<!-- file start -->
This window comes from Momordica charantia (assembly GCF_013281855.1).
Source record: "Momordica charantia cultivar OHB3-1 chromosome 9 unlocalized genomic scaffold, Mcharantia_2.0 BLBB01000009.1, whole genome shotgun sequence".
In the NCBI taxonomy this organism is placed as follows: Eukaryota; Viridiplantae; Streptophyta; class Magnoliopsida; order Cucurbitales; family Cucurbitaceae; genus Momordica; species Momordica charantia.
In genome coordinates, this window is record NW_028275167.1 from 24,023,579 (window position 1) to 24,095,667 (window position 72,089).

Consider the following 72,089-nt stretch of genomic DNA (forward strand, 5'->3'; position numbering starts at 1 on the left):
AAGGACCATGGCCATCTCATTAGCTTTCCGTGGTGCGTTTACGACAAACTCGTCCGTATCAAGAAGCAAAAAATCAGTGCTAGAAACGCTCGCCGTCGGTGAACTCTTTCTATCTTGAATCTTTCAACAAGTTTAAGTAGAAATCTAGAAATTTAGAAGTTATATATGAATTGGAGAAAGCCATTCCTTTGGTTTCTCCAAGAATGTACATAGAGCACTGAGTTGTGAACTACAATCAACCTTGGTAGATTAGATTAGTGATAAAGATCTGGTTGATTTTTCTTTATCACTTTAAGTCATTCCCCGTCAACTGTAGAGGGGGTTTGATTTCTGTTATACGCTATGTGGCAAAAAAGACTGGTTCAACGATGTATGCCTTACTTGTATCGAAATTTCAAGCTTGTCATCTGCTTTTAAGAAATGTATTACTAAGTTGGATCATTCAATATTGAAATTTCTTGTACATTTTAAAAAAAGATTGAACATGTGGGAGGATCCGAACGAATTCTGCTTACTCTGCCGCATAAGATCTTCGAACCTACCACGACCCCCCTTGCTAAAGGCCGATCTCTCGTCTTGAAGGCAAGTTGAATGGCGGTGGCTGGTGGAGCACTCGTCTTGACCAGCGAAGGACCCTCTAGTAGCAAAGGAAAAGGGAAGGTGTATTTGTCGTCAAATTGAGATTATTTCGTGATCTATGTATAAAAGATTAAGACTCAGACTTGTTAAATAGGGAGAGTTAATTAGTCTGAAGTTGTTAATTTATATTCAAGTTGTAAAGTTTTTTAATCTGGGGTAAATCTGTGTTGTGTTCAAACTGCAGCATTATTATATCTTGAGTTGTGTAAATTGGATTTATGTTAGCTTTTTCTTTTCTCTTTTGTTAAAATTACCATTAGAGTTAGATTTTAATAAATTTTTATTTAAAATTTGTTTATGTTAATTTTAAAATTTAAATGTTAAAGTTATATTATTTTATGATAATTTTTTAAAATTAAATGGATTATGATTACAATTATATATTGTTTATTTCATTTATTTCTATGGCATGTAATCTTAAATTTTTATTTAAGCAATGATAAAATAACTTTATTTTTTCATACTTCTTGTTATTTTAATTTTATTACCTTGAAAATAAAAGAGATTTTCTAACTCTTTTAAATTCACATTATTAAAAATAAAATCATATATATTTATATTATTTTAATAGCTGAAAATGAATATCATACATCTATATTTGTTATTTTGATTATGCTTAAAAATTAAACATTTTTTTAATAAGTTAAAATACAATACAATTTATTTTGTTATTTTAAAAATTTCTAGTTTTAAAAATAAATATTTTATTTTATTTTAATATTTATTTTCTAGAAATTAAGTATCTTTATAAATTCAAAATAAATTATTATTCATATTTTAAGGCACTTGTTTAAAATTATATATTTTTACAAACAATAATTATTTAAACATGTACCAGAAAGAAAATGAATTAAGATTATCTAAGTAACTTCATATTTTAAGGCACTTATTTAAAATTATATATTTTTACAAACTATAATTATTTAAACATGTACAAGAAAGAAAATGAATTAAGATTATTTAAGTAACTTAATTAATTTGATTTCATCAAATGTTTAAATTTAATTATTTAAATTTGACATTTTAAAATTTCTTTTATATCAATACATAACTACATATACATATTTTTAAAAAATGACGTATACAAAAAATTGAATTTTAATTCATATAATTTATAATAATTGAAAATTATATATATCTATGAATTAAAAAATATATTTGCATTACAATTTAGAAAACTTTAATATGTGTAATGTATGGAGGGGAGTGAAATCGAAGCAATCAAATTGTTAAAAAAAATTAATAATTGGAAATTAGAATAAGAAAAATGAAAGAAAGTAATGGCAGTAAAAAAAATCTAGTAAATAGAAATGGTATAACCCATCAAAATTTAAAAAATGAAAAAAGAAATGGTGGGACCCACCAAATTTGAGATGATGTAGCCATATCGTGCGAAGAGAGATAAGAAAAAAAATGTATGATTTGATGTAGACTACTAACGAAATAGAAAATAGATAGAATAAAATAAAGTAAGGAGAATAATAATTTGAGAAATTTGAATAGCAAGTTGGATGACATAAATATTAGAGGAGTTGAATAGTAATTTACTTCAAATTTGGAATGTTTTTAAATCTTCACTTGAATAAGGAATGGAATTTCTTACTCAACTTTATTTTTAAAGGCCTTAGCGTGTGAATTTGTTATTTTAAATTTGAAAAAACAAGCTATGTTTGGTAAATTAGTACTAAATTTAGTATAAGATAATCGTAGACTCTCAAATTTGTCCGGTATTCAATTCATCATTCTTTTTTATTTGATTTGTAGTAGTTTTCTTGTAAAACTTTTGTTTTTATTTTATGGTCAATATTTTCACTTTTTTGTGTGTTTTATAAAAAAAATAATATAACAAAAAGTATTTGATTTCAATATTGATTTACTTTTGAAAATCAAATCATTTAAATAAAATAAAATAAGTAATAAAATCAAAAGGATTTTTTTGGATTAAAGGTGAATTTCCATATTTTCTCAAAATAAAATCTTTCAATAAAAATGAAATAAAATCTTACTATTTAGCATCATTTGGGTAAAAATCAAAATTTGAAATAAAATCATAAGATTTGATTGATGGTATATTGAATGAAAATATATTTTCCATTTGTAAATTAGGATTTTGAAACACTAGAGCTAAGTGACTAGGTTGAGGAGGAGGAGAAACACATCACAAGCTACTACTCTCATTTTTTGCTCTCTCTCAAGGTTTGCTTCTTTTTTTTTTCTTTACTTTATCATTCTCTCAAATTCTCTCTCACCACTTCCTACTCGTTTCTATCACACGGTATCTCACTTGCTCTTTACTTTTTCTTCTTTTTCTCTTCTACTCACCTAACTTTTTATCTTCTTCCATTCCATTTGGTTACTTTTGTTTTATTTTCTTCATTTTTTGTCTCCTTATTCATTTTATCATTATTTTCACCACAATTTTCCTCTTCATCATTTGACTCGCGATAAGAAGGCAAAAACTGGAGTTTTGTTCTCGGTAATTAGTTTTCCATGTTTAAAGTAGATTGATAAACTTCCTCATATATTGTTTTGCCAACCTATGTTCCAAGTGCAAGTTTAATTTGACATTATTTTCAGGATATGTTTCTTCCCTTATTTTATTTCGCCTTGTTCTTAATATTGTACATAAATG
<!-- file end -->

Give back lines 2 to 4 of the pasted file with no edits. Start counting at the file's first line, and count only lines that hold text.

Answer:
Source record: "Momordica charantia cultivar OHB3-1 chromosome 9 unlocalized genomic scaffold, Mcharantia_2.0 BLBB01000009.1, whole genome shotgun sequence".
In the NCBI taxonomy this organism is placed as follows: Eukaryota; Viridiplantae; Streptophyta; class Magnoliopsida; order Cucurbitales; family Cucurbitaceae; genus Momordica; species Momordica charantia.
In genome coordinates, this window is record NW_028275167.1 from 24,023,579 (window position 1) to 24,095,667 (window position 72,089).